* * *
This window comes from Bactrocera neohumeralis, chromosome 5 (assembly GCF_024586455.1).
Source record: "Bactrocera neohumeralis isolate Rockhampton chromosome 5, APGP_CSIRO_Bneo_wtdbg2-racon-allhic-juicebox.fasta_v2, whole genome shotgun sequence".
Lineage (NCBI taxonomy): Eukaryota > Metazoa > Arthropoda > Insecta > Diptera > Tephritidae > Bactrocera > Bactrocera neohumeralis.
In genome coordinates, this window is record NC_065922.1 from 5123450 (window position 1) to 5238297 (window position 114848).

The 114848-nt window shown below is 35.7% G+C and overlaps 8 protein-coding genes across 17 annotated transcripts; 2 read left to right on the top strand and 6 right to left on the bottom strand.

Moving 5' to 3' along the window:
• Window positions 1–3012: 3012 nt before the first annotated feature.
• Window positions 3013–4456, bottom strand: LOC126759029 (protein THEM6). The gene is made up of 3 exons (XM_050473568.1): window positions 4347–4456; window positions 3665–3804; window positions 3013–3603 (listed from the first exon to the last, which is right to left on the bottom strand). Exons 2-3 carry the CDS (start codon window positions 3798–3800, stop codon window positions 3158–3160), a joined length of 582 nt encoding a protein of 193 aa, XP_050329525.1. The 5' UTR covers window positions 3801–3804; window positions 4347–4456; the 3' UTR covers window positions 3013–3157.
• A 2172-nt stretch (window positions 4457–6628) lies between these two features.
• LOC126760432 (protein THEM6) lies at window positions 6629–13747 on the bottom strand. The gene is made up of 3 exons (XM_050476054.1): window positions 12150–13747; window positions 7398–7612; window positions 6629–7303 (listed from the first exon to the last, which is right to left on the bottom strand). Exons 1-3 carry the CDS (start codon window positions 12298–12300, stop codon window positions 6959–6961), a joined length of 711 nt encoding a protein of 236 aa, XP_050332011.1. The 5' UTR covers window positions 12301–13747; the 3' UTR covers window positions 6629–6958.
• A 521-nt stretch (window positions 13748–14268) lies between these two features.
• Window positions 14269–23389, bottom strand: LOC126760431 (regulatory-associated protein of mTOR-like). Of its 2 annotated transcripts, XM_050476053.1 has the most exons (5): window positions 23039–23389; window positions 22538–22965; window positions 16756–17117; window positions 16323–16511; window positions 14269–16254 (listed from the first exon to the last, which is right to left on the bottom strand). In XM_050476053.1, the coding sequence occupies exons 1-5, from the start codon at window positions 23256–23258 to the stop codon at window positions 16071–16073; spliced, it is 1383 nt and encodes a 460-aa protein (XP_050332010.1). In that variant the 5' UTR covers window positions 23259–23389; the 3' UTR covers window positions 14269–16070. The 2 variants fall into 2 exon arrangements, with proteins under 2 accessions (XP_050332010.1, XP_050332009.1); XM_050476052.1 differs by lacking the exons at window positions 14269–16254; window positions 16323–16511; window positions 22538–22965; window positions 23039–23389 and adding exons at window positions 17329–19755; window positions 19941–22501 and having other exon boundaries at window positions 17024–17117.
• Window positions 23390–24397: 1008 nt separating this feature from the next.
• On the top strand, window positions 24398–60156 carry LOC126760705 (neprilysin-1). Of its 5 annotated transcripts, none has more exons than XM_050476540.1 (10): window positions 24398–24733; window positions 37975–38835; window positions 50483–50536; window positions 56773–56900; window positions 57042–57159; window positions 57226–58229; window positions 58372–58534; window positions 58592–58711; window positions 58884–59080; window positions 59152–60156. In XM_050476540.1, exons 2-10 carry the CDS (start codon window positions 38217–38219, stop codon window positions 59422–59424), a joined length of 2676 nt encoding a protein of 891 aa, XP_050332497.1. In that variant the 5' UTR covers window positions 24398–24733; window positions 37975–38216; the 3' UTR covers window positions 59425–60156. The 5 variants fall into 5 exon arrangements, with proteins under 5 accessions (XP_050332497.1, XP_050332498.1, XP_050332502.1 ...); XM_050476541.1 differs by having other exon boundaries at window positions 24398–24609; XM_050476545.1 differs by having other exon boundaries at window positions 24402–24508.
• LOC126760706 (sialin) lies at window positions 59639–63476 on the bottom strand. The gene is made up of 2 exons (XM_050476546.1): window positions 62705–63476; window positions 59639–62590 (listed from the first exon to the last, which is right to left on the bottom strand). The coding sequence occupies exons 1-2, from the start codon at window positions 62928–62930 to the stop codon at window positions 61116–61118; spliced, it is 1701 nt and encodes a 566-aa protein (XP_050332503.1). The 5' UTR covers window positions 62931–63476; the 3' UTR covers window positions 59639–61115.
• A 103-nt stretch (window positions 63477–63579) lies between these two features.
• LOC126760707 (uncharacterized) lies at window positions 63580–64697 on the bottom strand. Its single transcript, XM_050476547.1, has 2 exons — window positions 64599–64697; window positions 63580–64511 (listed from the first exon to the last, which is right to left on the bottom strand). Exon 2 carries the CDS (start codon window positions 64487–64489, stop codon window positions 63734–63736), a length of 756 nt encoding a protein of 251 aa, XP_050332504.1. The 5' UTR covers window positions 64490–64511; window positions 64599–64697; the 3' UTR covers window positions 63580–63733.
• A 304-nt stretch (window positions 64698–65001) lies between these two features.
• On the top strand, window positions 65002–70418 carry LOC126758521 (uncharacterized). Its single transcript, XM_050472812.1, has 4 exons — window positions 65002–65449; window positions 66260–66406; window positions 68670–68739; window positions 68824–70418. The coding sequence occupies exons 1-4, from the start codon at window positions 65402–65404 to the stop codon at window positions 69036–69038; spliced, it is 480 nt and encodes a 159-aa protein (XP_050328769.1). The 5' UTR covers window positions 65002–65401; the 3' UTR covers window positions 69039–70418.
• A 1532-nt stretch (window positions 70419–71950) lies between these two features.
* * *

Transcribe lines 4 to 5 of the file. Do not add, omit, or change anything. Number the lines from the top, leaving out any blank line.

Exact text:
In genome coordinates, this window is record NC_065922.1 from 5123450 (window position 1) to 5238297 (window position 114848).

The 114848-nt window shown below is 35.7% G+C and overlaps 8 protein-coding genes across 17 annotated transcripts; 2 read left to right on the top strand and 6 right to left on the bottom strand.